With only trivial exceptions, humans differ from all other animals in being able to evolve culturally by accumulating information, ideas, and best practices over time. Proto-humans may have had something resembling modern speech as far back as Homo ergaster, 1.8 million years ago, and Heidelberg Man—the shared ancestor of Neanderthals and modern humans—had hyoid bones that could produce speech sounds and inner ears that could probably have distinguished the sounds of conversational speech.1 However, the evolution of modern Homo sapiens in the past 150,000 years represents a revolution in this regard.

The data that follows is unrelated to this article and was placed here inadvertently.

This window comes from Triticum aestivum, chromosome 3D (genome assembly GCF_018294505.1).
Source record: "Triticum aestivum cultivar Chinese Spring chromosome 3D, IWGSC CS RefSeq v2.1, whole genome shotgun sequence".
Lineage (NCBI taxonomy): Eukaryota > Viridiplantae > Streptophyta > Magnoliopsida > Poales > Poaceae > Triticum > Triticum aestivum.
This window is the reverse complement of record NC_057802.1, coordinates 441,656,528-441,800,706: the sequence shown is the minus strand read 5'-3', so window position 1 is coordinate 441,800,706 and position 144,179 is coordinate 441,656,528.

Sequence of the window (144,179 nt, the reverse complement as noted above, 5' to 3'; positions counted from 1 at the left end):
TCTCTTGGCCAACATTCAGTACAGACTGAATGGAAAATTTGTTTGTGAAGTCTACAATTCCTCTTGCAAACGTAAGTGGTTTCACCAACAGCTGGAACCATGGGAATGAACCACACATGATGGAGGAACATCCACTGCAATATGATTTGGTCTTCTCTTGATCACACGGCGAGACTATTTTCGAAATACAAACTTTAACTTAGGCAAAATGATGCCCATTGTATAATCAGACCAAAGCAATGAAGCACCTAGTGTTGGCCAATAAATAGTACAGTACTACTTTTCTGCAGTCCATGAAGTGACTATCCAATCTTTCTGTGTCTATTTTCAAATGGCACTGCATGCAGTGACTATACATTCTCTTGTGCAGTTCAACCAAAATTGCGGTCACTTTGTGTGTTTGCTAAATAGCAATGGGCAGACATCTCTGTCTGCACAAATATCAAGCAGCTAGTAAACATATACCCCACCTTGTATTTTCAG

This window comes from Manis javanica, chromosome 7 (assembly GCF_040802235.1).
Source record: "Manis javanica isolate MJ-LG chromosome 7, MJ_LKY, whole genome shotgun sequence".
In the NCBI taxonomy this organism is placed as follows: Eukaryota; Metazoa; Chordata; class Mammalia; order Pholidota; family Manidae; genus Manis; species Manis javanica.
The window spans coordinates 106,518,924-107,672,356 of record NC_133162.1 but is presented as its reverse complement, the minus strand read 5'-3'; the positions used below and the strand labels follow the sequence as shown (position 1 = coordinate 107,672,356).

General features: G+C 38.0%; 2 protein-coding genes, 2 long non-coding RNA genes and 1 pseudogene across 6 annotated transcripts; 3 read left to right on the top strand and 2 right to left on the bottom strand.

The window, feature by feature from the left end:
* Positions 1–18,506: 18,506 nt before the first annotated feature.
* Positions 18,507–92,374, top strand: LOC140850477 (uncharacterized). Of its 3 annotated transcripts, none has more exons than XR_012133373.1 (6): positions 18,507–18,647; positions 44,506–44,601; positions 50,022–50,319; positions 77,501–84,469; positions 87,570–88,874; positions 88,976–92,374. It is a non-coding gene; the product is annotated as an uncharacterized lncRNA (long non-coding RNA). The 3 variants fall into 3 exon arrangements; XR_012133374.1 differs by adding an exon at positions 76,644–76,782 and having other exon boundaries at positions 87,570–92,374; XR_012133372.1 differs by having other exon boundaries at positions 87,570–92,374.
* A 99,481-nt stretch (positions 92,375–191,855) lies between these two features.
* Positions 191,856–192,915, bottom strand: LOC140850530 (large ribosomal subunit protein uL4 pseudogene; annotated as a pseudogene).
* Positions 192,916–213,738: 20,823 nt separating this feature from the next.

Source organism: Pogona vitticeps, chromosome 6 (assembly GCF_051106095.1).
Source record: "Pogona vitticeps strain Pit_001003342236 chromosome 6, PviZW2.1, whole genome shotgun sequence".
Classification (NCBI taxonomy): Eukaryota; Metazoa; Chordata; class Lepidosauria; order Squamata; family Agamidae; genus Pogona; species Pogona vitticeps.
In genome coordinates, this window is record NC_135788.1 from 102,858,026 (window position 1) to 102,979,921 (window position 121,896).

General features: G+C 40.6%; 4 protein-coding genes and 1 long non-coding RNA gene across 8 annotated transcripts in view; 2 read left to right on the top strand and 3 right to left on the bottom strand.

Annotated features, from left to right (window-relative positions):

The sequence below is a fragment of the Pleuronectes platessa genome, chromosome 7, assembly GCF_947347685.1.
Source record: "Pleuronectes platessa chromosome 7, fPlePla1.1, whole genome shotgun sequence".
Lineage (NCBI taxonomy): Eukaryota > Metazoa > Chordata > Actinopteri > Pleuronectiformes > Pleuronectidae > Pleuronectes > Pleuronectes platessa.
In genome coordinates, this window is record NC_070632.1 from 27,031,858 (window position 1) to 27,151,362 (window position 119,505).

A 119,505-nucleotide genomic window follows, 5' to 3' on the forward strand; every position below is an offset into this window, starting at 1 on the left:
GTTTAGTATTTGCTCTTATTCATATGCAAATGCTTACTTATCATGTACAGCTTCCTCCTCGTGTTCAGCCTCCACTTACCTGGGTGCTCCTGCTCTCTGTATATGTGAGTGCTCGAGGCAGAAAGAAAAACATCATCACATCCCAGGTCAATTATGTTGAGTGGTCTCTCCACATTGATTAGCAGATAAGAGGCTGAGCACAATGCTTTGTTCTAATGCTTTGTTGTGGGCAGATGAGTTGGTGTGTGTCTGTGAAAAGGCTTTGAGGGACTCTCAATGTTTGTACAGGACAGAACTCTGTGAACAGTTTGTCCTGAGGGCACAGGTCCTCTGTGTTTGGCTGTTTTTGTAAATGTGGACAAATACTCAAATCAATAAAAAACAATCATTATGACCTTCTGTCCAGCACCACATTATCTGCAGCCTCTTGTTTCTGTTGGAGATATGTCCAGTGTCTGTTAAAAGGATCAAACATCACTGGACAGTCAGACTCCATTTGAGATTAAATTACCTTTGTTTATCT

For tens of thousands of years, the transmission and storage of information depended entirely on speech and memory. The first unmistakable evidence for communication through material symbols goes back nearly a hundred thousand years, in the form of engraved fragments of ocher from Klasies River Cave 1 in South Africa.2 However, symbols of this kind remained not only rare but also very simple until about fifty thousand years ago, when they suddenly (by prehistoric standards, at least) become common wherever humans are found. Archaeologists often refer to this as “the big bang of human consciousness.”3